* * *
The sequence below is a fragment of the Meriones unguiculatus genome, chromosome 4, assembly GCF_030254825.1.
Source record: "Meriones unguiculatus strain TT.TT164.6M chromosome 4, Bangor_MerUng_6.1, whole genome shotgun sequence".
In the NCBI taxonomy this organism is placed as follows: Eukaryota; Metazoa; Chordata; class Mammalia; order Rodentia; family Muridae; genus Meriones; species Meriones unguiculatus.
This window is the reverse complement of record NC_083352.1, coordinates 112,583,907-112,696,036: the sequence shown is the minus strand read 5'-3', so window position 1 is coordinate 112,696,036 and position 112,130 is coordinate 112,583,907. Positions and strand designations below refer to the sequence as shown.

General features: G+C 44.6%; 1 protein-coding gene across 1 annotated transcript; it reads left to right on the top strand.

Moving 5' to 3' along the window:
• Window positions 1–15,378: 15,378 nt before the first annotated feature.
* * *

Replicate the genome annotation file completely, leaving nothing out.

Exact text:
The sequence below is a fragment of the Meriones unguiculatus genome, chromosome 4, assembly GCF_030254825.1.
Source record: "Meriones unguiculatus strain TT.TT164.6M chromosome 4, Bangor_MerUng_6.1, whole genome shotgun sequence".
In the NCBI taxonomy this organism is placed as follows: Eukaryota; Metazoa; Chordata; class Mammalia; order Rodentia; family Muridae; genus Meriones; species Meriones unguiculatus.
This window is the reverse complement of record NC_083352.1, coordinates 112,583,907-112,696,036: the sequence shown is the minus strand read 5'-3', so window position 1 is coordinate 112,696,036 and position 112,130 is coordinate 112,583,907. Positions and strand designations below refer to the sequence as shown.

General features: G+C 44.6%; 1 protein-coding gene across 1 annotated transcript; it reads left to right on the top strand.

Moving 5' to 3' along the window:
• Window positions 1–15,378: 15,378 nt before the first annotated feature.